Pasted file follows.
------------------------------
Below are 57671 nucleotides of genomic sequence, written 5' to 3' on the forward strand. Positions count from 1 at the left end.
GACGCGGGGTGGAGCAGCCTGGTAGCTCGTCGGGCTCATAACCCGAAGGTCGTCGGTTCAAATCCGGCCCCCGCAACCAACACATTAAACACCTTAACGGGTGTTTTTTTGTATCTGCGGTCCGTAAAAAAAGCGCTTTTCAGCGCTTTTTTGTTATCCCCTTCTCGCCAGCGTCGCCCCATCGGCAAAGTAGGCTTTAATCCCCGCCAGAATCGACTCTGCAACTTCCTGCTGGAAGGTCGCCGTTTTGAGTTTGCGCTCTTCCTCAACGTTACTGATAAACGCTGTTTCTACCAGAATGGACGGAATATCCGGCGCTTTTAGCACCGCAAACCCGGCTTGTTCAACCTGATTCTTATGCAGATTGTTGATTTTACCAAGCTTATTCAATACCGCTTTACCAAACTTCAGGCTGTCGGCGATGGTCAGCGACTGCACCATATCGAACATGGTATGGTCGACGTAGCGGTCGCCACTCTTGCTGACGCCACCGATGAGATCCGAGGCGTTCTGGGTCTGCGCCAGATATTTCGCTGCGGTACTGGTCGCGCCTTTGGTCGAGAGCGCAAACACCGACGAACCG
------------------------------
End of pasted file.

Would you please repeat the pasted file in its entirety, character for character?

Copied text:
Below are 57671 nucleotides of genomic sequence, written 5' to 3' on the forward strand. Positions count from 1 at the left end.
GACGCGGGGTGGAGCAGCCTGGTAGCTCGTCGGGCTCATAACCCGAAGGTCGTCGGTTCAAATCCGGCCCCCGCAACCAACACATTAAACACCTTAACGGGTGTTTTTTTGTATCTGCGGTCCGTAAAAAAAGCGCTTTTCAGCGCTTTTTTGTTATCCCCTTCTCGCCAGCGTCGCCCCATCGGCAAAGTAGGCTTTAATCCCCGCCAGAATCGACTCTGCAACTTCCTGCTGGAAGGTCGCCGTTTTGAGTTTGCGCTCTTCCTCAACGTTACTGATAAACGCTGTTTCTACCAGAATGGACGGAATATCCGGCGCTTTTAGCACCGCAAACCCGGCTTGTTCAACCTGATTCTTATGCAGATTGTTGATTTTACCAAGCTTATTCAATACCGCTTTACCAAACTTCAGGCTGTCGGCGATGGTCAGCGACTGCACCATATCGAACATGGTATGGTCGACGTAGCGGTCGCCACTCTTGCTGACGCCACCGATGAGATCCGAGGCGTTCTGGGTCTGCGCCAGATATTTCGCTGCGGTACTGGTCGCGCCTTTGGTCGAGAGCGCAAACACCGACGAACCG